Cheers !

JM

(*): http://www.surf-magazin.de/service/aktuelles-heft/surf-82011-2/

kvda
27th July 2011, 02:13 AM
I do have two Neilpryde carbon booms (matrix 2000, 200-248 and 220-268); the're about 7 years in use and stil ok. 7 years for a Nautix alu boom is very good.

@JeanMarc: That test in the German Surf Magazine also showed that a carbon end in a aluminium boom doesn't make the boom stiffer, but it's much more expensive.
check the difference between the NP X3 and X6:
NP X3 € 230/ 27 / 22
NP X6 hybrid € 449/ 28 / 23

Jean-Marc
27th July 2011, 02:35 AM
There is also a Nautix NXtrem with alumin tubes in the front (ergal) and carbon tail.
Have you heard about or tried such combination? I'm afraid it may break because of stiffness difference.

The german Surf magazine has tested the Nautix NX-trem boom in August 2006 :

http://www.surf-magazin.de/test-center/masten-gabeln/gabelbaume/

Not a bad boom with regards to stiffness 5 years ago, as stiff as either a North Sail Silver aluminum boom or NeilPryde X3 aluminum boom which are labelled as "medium" stiffness by today's standard. However, this is an old-fashioned boom shape ("pinhead" style) and the front head is screwed to the body side tubing by 2 screws on each arm, which bond is prone to normal wear and tear of the holes/screws over time...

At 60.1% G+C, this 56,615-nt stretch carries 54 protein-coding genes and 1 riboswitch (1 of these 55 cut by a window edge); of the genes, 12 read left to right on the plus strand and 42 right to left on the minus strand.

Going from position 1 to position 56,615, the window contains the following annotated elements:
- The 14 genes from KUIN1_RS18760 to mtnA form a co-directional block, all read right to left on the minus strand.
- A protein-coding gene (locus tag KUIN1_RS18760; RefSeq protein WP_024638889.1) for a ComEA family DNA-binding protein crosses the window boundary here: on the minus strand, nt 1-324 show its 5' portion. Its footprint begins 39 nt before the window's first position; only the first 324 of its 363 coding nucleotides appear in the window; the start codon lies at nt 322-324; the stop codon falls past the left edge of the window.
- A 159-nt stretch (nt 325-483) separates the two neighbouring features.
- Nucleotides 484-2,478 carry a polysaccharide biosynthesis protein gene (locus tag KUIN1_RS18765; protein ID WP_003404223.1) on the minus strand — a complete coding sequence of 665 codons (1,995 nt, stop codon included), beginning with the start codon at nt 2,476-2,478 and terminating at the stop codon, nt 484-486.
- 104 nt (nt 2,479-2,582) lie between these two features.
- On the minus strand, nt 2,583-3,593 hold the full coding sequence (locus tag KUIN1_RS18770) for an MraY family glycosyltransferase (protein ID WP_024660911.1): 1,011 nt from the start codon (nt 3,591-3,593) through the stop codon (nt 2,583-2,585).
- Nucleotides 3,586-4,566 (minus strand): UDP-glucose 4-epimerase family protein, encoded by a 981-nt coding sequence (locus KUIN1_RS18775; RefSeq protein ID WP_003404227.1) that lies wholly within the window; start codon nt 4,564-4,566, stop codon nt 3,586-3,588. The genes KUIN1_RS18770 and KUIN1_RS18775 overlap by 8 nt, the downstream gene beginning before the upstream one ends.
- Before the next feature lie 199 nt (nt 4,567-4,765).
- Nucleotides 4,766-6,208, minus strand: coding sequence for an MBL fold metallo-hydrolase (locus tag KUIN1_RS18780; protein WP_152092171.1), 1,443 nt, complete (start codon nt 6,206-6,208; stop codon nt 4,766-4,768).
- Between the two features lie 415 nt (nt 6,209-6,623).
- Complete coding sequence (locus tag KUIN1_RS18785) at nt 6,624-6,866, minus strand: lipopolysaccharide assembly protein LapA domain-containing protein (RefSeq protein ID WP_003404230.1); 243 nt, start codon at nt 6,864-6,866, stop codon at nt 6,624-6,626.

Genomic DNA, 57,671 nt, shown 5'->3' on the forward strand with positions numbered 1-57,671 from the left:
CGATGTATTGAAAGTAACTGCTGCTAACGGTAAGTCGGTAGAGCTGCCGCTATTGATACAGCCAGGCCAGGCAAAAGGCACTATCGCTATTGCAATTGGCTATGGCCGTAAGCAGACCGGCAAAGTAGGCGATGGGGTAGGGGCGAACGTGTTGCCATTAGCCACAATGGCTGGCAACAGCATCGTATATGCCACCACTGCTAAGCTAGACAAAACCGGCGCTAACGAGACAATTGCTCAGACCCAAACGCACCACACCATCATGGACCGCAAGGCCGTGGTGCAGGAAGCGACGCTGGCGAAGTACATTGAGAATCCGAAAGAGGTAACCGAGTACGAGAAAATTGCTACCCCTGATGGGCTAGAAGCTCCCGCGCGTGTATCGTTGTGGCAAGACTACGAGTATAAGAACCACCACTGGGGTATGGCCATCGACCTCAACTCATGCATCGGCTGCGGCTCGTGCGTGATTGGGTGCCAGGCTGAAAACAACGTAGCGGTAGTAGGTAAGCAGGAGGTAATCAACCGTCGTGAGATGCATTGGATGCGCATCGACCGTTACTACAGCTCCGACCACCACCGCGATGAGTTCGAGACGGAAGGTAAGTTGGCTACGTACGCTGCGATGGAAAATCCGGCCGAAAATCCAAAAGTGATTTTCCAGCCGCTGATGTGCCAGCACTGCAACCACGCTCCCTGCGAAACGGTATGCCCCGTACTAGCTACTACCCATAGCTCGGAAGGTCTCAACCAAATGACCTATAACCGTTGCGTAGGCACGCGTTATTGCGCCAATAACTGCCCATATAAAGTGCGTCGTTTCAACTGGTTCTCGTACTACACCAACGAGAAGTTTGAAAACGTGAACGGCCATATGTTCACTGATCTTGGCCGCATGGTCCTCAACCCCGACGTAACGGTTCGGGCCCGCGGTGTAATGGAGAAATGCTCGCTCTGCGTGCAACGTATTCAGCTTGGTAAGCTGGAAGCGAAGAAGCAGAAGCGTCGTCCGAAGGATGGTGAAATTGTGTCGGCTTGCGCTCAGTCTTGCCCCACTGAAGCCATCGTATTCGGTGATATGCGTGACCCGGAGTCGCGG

However, some new generation aluminum booms are 30% stiffer than that : Aeron OS Slalom boom, Prolimit Assault V-Grip boom & Severne Alu Race boom are the top 3 stiffest aluminum booms of the Surf magazine August 2011 test. All 3 are built with the new V-Grip-Form 32.5 mm diameter tubing that provides a much stronger stiffness under load than regular round or oval tubing.

Cheers !

JM

Jean-Marc
27th July 2011, 03:06 AM
@JeanMarc: That test in the German Surf Magazine also showed that a carbon end in a aluminium boom doesn't make the boom stiffer, but it's much more expensive.
check the difference between the NP X3 and X6:
NP X3 € 230/ 27 / 22
NP X6 hybrid € 449/ 28 / 23